Those initial findings were the results of experiments on relatively small dataset, so they could quickly run a lot of tests and thus get a lot of result. However would those conclusions stand with imageNet? Would it also beat State-of-the-Art nets? Let’s cut the suspense: they found out that wider achieves same (WRN no-bottleneck) or better (WRN bottleneck)* accuracy as deeper at the cost of slightly more parameters but with less computation time.
But ImageNet is a huge dataset, mainly used for academic performance! Most real world application take advantages of transfer learning. Would the WRNs also win with transfer learning?
On MS-COCO, the performances were comparable to ResNet-101 in speed and parameters for classification, and achieved better or similar results on object detection, and WRNs generally beats state of the art with help of more augmentation (1 2 3).
- Decrease depth, increase width, profit.
- WRN are not shallow, still very deep!
- Width is as important as depth.
- Width is less sequential and more parallel. Faster with parallel computing.
- Model will be available soon!
* Bottleneck is a technique using 1×1 convolution to reduce dimensions before performing big computation and then use again 1×1 convolution to return to higher dimension. It is useful to reduce computation time. See for instance ResNet paper for more details.
3. Building a deep learning powered search engine.
This talk by Koby was more business and deployment oriented than academic. The speaker is a data scientist at Equancy.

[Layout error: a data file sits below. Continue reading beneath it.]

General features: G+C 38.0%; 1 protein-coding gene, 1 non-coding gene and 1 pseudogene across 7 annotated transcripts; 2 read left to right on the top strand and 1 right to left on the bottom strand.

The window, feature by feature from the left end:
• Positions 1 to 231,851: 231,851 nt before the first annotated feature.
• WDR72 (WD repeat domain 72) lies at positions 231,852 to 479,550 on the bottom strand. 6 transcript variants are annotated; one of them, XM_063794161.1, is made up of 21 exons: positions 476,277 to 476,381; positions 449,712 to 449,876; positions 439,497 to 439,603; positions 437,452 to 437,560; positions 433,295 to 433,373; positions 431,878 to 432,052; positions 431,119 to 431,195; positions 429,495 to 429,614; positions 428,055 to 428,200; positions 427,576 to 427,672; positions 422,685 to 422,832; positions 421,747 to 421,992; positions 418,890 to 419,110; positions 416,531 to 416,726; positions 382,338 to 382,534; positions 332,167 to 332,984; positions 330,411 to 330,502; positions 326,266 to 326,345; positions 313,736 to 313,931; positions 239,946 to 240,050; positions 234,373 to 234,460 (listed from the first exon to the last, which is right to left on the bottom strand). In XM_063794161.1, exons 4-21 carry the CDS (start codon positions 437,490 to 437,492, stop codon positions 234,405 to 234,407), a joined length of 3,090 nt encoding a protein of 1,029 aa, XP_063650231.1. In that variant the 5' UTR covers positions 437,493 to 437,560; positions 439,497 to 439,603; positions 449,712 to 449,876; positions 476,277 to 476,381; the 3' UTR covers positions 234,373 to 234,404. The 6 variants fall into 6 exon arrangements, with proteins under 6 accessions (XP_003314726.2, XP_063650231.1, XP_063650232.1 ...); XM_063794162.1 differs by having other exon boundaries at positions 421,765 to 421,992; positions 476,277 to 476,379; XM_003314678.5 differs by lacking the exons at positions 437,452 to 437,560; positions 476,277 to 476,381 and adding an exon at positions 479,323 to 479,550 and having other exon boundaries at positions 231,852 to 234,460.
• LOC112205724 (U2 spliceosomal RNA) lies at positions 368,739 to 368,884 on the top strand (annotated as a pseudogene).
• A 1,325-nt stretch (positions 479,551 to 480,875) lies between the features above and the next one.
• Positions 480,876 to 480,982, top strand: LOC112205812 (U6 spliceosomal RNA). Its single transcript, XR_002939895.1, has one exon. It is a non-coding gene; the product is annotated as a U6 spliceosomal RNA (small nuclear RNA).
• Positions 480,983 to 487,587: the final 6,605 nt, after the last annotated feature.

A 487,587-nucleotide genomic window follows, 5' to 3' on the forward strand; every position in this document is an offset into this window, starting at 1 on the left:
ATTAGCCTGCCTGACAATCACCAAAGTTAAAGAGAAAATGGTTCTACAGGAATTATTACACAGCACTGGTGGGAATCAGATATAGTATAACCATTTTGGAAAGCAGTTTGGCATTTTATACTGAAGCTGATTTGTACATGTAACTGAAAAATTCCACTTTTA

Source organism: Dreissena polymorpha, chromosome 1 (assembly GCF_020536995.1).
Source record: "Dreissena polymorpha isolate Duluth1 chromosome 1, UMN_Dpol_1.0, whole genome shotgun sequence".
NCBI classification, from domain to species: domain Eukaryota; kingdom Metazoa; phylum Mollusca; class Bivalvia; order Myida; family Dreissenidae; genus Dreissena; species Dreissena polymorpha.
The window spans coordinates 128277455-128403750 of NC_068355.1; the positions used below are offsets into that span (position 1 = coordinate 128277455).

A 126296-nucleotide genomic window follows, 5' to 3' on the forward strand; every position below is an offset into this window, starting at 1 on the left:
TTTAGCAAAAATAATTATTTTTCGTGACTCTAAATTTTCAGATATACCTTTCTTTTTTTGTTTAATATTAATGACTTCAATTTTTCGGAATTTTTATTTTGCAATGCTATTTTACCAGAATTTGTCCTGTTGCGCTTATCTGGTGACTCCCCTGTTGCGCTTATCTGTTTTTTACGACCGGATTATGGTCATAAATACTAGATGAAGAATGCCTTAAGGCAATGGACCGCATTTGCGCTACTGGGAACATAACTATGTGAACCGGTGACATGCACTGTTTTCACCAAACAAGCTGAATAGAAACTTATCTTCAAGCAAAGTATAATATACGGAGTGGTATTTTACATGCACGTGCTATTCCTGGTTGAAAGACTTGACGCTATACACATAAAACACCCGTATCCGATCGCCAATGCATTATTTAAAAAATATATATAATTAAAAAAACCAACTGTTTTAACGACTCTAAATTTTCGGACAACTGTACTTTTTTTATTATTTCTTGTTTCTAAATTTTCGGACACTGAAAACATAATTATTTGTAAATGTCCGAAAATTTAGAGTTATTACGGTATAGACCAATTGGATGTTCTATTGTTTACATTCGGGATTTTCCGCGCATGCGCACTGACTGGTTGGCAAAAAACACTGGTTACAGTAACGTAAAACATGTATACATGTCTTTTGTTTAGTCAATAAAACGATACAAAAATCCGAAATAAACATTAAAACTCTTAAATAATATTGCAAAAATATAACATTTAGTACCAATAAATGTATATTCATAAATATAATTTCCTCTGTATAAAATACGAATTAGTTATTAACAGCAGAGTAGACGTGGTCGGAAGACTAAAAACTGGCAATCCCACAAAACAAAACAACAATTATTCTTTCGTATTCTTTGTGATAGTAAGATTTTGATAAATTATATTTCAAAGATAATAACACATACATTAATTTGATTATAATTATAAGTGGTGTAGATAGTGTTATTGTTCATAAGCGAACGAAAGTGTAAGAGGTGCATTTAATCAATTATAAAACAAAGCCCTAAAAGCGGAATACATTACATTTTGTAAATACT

Today, we have a lot of images available, from catalogues, social networks and marketplaces. In the case of fashion, we wave three typical uses: visual search engine, fashion object detection and « data quality ».
What Koby presented today is the result of his work in building a visual search engine, whose core task is taking pictures, searching in a database and returning similar instances.
One challenge is that daily fashion cannot be expected to be shaped and presented in a normalized standard way, we see it in many shapes, forms and contexts. Thus, preprocessing is hard. Very hard.
The search engine works in two steps:
First, there is a “batch phase”, when we build a database. We take the dataset and embed the images in a convenient mathematical space with an associated distance metrics, holding, hopefully, some semantic relevance.
After that, the “online phase”: a user takes a picture, uploads it, the picture is embedded and the distance to the known instances in the database are computed, allowing to return a rank of the closest and, hopefully again, more relevant elements.
Of course, the hard part is the embedding. It should consider shape, color, texture… It is extremely domain specific (but less today with CNNs, but later on that). Back in the days, we used edge detectors and image moment for shape, color histograms for color, HOG/HOF/Fourier/Wave etc for textures. There was way too much parameters to tune, the use of separate methods for shape, color and texture created the problem of weighting the models, it was awfully slow (the image went through several transformations), and it was ungeneralizable. Grim.
But, as you guessed, then came the CNNs. The idea was to use a CNN for the describe part, and they chose AlexNet « the Beatles of the CNNs » as Koby gracefully dubbed it.